Sunday, June 26, 2011

Where Common Sense Lies

About a week ago, John McCumber wrote a piece in the New York Times called “The Failure of Rational Choice Philosophy.” What I found most interesting about it was McCumber’s claim that the RAND corporation developed and promoted rational choice philosophy as a weapon in America’s fight against communism.

Rational choice theory’s essential notion is something like this: If an individual wants to buy hot pink lipstick, she will seek the path allowing her to get the most hot pink lipstick for the lowest possible price.

Well, duh.

McCumber makes the claim that such ideas have come to seem like common sense, not because they are obviously true, but because RAND and other government controlled or funded organizations propagandized relentlessly on their behalf until they were accepted as common knowledge. These ideas are among those that “everyone knows” -- even though they’re not true.

Of course rational choice theory is riddled with problems, beginning with the notion that "wanting hot pink lipstick" is a given that itself requires no investigation.

Individualism lies at the heart of rational choice theory and has come to be enshrined in American culture generally. And, not coincidentally, has also provided an enduring philosophical bulwark against Marxism.

According to McCumber, individualism and rational choice theory gradually became the unquestioned “common sense” of American life only because of behind-the-scenes efforts by powerful institutions.

“The overall operation was wildly successful. Once established in universities, rational choice philosophy moved smoothly on the backs of their pupils into the 'real world' of business and government …Today, governments and businesses across the globe simply assume that social reality is merely a set of individuals freely making rational choices.”

And:

“[A]nti-regulation policies are crafted to appeal to the view that government must in no way interfere with Americans’ freedom of choice. Even religions compete in the marketplace of salvation, eager to be chosen by those who, understandably, prefer heaven to hell. Today’s most zealous advocates of individualism, be they on Wall Street or at Tea Parties, invariably forget their origins in a long ago program of government propaganda.”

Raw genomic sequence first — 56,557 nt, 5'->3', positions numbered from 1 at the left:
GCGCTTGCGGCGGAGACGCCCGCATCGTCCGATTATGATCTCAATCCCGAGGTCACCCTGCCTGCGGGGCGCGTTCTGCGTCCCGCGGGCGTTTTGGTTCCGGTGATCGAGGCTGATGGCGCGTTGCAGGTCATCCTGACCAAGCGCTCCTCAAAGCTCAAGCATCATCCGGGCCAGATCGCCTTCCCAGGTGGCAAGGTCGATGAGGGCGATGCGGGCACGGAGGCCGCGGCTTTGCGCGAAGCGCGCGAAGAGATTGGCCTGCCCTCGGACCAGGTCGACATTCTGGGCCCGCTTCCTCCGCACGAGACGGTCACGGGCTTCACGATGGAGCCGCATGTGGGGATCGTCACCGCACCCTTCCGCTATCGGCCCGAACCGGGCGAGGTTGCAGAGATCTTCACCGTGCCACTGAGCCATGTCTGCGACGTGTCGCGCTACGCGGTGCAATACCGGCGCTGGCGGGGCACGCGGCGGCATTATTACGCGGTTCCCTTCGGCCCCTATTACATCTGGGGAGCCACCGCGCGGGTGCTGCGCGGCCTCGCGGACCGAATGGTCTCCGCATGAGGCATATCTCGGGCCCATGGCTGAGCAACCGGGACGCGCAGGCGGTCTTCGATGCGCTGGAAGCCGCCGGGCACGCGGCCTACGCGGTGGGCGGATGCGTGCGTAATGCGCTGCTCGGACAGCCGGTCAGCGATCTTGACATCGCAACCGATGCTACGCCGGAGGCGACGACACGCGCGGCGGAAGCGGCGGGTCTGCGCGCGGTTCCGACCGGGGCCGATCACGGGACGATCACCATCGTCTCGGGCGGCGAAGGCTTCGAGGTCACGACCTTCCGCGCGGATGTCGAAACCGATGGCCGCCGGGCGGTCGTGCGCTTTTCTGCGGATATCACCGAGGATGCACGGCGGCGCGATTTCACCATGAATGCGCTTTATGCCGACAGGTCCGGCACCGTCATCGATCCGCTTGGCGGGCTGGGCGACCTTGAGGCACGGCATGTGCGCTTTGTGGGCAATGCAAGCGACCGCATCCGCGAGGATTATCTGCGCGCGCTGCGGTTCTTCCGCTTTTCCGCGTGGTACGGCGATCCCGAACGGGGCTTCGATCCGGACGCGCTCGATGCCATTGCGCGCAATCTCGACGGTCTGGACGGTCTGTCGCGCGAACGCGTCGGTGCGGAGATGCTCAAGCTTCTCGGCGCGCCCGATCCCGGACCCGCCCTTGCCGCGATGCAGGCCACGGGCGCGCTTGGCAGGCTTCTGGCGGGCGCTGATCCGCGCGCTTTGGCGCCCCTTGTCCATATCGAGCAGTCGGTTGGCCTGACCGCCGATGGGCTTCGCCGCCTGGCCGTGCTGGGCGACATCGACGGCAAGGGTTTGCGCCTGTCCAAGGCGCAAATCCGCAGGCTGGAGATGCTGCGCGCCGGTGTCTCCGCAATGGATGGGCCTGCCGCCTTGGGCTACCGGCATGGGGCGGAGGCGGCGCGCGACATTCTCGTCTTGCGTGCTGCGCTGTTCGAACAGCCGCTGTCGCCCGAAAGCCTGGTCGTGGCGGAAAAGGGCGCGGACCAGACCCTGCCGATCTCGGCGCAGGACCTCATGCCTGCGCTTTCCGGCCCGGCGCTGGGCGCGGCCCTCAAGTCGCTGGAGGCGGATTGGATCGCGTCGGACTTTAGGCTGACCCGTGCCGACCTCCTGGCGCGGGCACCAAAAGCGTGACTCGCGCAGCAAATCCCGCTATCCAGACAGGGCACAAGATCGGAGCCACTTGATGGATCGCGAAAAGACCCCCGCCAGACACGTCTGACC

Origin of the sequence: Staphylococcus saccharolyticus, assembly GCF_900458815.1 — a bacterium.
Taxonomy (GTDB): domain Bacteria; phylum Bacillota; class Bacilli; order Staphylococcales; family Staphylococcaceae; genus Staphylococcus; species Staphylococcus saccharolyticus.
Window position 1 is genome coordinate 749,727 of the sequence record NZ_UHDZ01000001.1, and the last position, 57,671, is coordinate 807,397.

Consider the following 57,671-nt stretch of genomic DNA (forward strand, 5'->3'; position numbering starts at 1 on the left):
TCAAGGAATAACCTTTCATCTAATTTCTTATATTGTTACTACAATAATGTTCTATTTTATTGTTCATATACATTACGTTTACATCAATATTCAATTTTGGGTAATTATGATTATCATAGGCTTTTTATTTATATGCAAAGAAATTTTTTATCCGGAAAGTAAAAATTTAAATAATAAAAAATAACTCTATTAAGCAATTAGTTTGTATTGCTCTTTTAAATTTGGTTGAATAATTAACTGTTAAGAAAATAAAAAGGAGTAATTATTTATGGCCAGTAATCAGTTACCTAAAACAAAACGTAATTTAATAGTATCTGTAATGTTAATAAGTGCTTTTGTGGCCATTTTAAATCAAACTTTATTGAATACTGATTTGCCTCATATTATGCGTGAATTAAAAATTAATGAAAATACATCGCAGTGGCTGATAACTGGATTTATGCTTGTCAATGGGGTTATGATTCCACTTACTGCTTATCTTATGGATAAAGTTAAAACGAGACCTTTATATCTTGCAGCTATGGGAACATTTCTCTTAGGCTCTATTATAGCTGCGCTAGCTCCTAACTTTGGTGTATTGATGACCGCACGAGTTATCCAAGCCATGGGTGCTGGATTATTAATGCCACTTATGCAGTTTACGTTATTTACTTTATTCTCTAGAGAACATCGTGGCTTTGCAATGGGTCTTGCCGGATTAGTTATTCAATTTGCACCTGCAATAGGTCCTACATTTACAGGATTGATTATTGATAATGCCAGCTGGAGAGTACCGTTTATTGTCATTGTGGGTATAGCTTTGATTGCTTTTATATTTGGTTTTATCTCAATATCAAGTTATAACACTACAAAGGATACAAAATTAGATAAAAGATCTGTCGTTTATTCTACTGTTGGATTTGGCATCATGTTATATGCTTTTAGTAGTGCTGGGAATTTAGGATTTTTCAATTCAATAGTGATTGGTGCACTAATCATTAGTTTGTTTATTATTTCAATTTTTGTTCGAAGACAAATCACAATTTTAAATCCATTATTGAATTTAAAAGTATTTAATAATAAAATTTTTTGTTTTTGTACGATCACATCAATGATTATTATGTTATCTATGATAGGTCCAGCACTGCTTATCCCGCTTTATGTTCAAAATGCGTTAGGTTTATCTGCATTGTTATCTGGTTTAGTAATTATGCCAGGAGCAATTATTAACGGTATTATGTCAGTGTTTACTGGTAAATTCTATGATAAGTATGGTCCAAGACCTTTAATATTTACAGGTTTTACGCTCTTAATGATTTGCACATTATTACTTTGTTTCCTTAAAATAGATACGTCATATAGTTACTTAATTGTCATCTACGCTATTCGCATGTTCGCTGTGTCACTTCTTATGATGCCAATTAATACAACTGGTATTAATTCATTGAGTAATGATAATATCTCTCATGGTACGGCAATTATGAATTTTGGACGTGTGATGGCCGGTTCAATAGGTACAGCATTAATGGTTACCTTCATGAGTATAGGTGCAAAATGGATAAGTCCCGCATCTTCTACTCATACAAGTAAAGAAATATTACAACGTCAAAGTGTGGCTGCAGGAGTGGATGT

Individualism, he might have added, is also the premise on which many white people (who have long enjoyed the non-individualistic privileges bestowed on them by racial prejudices) base their claims of “reverse discrimination.”

Without wanting to claim that individual effort has no use or validity, I nonetheless happily cast my lot with those who argue that rational choice theory and the individualism with which it is intertwined are over-promoted in our culture. The result of this over-promotion is a kind of mass ignorance about some of the most important forces shaping our lives.

McCumber describes religions as portrayed as if they operated in a “marketplace of salvation,” yet clearly people do not, as a rule, rationally choose their religious beliefs. Such beliefs are usually instilled in childhood through the force of community and family attachments and accepted without rational testing.

The same could be said for the language one speaks. Those of us who speak English as our first language did not “rationally choose” to do so. English was programmed into us the way software is programmed into a computer. No reason, no choice, and very little individualism.

Granted, we are not automatons flapping our lips meaninglessly or acting mechanically and without individual agency. But we would be a lot better off if we were to recognize the limits of our individual “freedoms,” and the impacts of those forces that so often lift us up or send us crashing downward. Unfortunately, there are still quite a few influential opinion shapers working overtime to keep us from recognizing these limits, and they have succeeded in characterizing those who question individualism as anti-American.

So I'll wrap up with this quote from a pre-twentieth century observer of American single-mindedness:

I know of no country in which there is so little independence of mind and real freedom of discussion as in America. – Alexis de Tocqueville











 













De Tocqeville